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Wait For It: Productive Patience During Election Week

Collectively, we humans are not a patient bunch. (Don’t agree? Just scope out the host stand at a Cheesecake Factory 19 minutes after the hostess told Chad that his party of six would have to wait 20 minutes for a table.) And who can blame us!? Every technological advance from the hot air balloon to the Airdrop feature on my Mac device is intended to address our impatience. We have been conditioned to demand faster answers to our questions and more immediate solutions to our problems.

But it looks like this week is going to test what little patience Americans have left. We’re already stretched thin – we’ve spent this year waiting for Covid to exit stage right. We’ve waited for election day and for those god-awful political ads to end. And now that election day is here, we’ll have to wait an unprecedentedly long time for the results.


So how do we wisely spend this time? We know that the clock seems to tick more slowly and painfully when we’re anticipating something. So how can we productively use our time and energy over the next few days, in a way that is distracting but not numbing?

Turns out there are people who are professional wait-ers. Not food service professionals …. I mean People Who Wait. Although we can’t exactly equate election week with the release of the next iPhone or Playstation, we can take some hints from these folks who practice patience for a living:

  • Find a game to play to pass the time. At home, this could look like working on a jigsaw puzzle or challenging your roommate to a situp contest.
  • Don’t get sucked into screen time, but focus instead on personal relationship development. (For great conversation starters get a pack of UnCurated cards!!)
  • Do you don’t usually find you have the time to do – cleaning out that closet, or starting the mood board for your new website. Channel the nervous energy into a new project (even if you don’t have time to finish it).


When we’re waiting, our brains are constantly trying to get rid of the unknown. The unknown is incredibly neurologically uncomfortable. We don’t feel safe or stable. Our “lizard brain” or our amygdala tends to fire up at this point. That, in turn, triggers fight or flight mode. (Read: anger, lashing out, getting defensive, or avoiding others, curling up the fetal position, ignoring our basic responsibilities. Not productive).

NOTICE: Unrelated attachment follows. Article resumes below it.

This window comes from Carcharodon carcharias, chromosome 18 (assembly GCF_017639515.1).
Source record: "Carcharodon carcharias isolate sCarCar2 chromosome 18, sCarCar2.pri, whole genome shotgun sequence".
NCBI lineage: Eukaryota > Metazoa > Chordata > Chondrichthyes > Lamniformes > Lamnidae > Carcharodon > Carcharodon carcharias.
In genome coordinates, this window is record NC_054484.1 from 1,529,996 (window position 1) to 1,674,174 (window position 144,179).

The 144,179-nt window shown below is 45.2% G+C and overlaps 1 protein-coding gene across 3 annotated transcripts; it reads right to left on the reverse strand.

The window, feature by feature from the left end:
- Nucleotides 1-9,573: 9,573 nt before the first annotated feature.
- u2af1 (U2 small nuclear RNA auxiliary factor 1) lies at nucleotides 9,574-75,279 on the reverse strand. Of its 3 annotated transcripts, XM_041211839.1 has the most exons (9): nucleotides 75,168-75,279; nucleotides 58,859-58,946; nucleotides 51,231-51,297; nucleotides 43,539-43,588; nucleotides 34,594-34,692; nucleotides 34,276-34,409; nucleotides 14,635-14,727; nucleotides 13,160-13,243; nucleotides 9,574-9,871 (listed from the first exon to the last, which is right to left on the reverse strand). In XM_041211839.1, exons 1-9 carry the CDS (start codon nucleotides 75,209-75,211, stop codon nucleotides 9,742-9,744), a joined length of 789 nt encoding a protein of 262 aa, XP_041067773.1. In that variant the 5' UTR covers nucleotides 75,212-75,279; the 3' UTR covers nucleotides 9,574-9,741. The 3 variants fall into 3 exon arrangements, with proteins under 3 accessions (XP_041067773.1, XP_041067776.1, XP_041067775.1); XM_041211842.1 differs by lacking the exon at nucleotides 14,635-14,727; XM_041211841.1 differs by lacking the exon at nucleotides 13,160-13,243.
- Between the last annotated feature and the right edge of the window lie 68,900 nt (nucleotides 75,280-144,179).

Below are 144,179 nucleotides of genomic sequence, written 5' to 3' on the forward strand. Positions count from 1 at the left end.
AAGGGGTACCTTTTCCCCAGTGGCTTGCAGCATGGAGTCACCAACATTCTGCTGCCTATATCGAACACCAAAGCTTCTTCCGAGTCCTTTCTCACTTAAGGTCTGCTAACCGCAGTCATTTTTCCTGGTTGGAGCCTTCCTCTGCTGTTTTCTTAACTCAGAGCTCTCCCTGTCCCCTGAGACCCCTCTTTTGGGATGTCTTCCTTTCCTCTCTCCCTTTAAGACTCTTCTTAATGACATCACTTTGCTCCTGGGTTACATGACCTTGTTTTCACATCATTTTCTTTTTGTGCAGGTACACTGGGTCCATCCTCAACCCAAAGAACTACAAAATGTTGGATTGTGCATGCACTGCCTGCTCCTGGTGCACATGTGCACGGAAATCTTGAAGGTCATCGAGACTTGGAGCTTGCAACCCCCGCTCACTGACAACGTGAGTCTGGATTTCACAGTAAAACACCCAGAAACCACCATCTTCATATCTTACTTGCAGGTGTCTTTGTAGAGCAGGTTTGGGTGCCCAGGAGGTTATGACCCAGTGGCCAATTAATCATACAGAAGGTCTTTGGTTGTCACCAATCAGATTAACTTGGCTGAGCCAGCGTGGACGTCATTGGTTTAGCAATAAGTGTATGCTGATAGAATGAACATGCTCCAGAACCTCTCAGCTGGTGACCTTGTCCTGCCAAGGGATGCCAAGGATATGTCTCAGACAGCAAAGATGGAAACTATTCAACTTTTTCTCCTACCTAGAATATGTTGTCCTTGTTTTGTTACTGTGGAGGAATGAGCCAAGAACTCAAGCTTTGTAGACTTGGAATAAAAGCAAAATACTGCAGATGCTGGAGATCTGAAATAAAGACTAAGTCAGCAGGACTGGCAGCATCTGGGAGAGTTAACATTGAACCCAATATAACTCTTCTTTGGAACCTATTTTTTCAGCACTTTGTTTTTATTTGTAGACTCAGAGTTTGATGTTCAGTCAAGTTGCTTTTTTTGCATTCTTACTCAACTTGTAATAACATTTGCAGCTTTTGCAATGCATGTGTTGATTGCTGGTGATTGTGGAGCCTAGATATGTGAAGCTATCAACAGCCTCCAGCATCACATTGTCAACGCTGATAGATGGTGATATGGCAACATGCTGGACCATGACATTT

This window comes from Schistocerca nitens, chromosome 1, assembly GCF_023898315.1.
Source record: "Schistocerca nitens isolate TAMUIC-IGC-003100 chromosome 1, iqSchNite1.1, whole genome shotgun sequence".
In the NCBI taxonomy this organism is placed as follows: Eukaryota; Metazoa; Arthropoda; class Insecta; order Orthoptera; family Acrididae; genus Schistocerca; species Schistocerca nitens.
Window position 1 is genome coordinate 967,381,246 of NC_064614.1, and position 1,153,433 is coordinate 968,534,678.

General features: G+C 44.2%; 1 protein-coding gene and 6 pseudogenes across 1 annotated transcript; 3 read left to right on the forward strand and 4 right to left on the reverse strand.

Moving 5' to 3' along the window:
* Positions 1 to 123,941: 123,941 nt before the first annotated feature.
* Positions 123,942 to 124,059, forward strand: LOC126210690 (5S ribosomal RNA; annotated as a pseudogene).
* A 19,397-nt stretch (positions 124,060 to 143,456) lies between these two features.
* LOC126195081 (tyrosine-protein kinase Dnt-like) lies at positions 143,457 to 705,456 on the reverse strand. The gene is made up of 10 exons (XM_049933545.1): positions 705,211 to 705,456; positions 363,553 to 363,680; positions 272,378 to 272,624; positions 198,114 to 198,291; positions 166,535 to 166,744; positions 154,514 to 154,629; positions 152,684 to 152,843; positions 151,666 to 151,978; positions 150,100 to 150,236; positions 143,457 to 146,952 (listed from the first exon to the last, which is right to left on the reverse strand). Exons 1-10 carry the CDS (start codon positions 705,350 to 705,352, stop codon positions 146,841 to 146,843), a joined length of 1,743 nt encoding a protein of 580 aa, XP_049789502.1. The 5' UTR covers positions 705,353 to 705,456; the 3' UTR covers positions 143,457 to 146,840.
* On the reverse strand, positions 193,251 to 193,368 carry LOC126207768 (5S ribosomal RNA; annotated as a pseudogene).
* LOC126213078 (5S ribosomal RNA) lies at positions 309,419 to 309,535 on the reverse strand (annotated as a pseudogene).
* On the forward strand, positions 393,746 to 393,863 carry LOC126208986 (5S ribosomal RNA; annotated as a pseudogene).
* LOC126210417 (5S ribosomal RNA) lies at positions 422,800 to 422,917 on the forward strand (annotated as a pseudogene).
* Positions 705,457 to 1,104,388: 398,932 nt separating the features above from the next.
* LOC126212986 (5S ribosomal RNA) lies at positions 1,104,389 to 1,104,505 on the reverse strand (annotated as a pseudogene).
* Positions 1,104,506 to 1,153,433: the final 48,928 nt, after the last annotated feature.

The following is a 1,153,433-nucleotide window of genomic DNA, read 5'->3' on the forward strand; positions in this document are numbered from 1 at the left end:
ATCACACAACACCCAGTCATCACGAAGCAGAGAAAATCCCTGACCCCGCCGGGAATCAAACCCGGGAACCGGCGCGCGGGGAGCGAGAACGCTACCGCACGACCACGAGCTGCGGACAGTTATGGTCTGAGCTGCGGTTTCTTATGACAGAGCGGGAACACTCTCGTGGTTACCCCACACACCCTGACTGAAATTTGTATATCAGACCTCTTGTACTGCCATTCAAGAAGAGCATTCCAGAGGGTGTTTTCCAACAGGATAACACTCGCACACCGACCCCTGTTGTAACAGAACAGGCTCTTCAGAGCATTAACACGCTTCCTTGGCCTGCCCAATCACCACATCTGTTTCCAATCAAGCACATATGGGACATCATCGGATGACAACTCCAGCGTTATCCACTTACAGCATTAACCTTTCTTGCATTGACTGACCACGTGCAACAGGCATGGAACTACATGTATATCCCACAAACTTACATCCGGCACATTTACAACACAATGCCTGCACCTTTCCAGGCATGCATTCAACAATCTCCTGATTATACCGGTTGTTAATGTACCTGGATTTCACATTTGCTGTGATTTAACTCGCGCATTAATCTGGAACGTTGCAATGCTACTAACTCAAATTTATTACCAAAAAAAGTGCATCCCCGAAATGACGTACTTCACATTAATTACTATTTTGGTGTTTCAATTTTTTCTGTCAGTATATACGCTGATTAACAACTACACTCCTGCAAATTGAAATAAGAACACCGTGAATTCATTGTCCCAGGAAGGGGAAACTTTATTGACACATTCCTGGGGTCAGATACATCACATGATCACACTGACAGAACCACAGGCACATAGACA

Take a moment (or as many moments as you need) this week to slow down and breathe deeply. By overcoming our lizard brain we can be kinder, more empathetic, and more mature in our emotional reactions. We can operate as our “best selves” instead of acting in a way that we may regret.

Regardless of the results of the election, or if there are no results this week at all, set a plan: who will be your support system and how you will respond to triggering situations? Also, acknowledge that each individual around you will be navigating their own plan and taming their own lizard brain in their own way. Let’s practice giving grace and kindness wherever we can – assuming best intent, as the great Brene Brown recommends.


On a deeper, more emotional level, I spoke with colleagues and friends who have dealt with some of the worst kind of waiting – the kind most of us never have to experience. These quotes certainly put things into perspective as well:


“Before Trey’s deployment in 2014, a really dear friend of mine reminded me during my own panic-driven season, dreading the looming deployment ahead, that I could not carry the weight of the next 9-month deployment all at once like I was trying to do. She lovingly reminded me that I can carry today. I leaned on that truth through that deployment 6 years ago and again through the deployment we went through this year. Actually, I’ve found that I am better when I apply it to COVID, work, parenting regrets/stress, marriage woes, etc…. There’s a notable difference between waiting and anxiousness in trying to hurry something along to get to the ‘end.’ “


“The hardest experience of waiting I have dealt with in my life is family members who are nearing the end of theirs. Not only with the situation itself but with the people I love. It takes a toll on the sick family member and everyone around them who chooses to be by their side. You wait for a day you don’t want to come, but at the same time you wait for peace for the one who is suffering. Once that day comes you wait AGAIN – for days or months or years – to have a moment of understanding of why this all happened. It helped me to practice patience, empathy, respect, and understanding for those who have similar situations. And just an appreciation for life. The ones I lost wouldn’t want me to dwell on the whys and why-nots.”

I am so deeply touched by these sentiments. Take from Matt and Laura’s stories whatever makes sense for you in these times. I see a theme of one day at a time and staying fully present in the moment. The Fiery Feather’s mantra is “Get Things Done. Enjoy The Journey.” It’s always easy for me to distract myself with tasks, errands and getting things done during periods of anxiety, but the spiritual element that both Laura and Matt touch on here is truly the way to find joy in the journey.

After we vote, contributing and controlling what we can, there may be productive value in surrendering that control to something beyond ourselves.

Whether it’s finding a distracting game to play, kicking off a new project, or re-igniting your connection with the universe, I can’t WAIT ????  to hear which techniques work best for you.

Theresa M. Ward

I love leading workshops about everything from time management hacks to mindful goal setting. And I thrive on propelling projects towards a successful finish line with an artillery of cohesive tips & tools. Read more…

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